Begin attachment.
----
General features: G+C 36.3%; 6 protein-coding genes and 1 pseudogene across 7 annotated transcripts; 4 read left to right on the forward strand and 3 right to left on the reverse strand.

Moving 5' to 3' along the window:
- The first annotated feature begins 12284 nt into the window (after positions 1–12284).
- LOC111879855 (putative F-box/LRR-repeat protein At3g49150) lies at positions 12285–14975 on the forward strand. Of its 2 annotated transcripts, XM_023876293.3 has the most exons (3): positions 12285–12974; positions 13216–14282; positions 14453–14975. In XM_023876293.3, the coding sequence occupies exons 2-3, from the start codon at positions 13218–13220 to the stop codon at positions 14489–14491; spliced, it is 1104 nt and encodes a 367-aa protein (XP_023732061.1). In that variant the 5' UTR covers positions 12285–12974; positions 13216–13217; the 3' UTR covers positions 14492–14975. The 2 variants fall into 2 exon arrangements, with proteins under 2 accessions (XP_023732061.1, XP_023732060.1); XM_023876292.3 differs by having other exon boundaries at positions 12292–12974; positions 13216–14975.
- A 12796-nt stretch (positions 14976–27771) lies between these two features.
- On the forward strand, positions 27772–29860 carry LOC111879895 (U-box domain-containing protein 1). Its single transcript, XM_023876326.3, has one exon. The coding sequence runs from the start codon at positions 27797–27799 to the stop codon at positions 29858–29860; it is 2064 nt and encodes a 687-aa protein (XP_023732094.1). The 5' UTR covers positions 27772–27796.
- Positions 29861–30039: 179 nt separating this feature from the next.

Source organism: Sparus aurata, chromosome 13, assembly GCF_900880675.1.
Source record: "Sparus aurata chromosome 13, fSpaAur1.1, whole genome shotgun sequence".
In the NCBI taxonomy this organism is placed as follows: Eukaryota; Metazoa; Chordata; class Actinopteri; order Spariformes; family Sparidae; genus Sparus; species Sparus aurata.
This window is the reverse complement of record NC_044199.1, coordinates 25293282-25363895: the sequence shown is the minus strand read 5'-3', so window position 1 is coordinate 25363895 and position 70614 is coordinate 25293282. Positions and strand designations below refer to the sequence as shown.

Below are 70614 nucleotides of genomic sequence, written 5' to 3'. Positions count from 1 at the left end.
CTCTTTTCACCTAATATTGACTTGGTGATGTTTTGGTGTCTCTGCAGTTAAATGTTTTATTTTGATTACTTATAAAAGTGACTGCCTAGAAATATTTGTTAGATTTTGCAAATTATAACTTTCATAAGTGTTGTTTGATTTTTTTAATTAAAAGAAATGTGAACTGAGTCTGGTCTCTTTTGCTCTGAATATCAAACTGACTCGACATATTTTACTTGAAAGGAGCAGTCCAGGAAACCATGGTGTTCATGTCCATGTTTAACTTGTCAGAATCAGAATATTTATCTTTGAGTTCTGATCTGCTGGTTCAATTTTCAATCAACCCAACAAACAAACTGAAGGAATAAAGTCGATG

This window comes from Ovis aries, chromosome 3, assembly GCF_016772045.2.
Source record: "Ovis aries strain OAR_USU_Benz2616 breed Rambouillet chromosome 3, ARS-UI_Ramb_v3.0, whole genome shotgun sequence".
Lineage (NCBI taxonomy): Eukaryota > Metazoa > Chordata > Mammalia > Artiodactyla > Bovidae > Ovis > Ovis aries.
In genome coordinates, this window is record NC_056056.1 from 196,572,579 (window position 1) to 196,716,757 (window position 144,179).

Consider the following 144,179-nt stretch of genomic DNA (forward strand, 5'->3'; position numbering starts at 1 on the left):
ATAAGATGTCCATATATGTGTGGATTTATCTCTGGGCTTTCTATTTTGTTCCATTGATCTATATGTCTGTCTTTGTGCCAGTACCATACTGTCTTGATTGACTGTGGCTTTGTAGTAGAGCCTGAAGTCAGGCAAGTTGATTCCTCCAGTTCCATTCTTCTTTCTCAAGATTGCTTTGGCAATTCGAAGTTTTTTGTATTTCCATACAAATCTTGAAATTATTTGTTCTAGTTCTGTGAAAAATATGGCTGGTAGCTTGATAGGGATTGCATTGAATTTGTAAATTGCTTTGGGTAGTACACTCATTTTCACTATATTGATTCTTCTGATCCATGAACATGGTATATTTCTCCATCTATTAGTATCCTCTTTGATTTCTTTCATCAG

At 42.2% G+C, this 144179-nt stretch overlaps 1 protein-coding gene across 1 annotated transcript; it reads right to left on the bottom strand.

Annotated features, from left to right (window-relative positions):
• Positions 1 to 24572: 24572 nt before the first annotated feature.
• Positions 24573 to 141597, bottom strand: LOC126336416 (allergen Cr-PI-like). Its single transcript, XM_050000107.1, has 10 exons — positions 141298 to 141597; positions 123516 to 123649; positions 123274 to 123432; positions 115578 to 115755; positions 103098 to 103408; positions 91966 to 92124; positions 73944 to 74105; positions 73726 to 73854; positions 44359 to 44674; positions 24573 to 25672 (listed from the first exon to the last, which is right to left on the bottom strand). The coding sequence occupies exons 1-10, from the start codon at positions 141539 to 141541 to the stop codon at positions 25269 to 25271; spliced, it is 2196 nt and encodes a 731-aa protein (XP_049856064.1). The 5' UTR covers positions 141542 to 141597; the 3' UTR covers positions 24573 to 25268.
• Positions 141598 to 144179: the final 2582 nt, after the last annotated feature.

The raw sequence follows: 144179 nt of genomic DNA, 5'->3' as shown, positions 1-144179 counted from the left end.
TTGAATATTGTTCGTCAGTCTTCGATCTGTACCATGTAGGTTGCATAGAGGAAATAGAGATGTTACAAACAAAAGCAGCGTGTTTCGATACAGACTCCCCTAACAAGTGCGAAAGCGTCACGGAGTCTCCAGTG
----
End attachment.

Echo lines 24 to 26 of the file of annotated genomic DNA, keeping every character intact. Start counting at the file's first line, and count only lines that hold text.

• Positions 141598 to 144179: the final 2582 nt, after the last annotated feature.

The raw sequence follows: 144179 nt of genomic DNA, 5'->3' as shown, positions 1-144179 counted from the left end.
TTGAATATTGTTCGTCAGTCTTCGATCTGTACCATGTAGGTTGCATAGAGGAAATAGAGATGTTACAAACAAAAGCAGCGTGTTTCGATACAGACTCCCCTAACAAGTGCGAAAGCGTCACGGAGTCTCCAGTG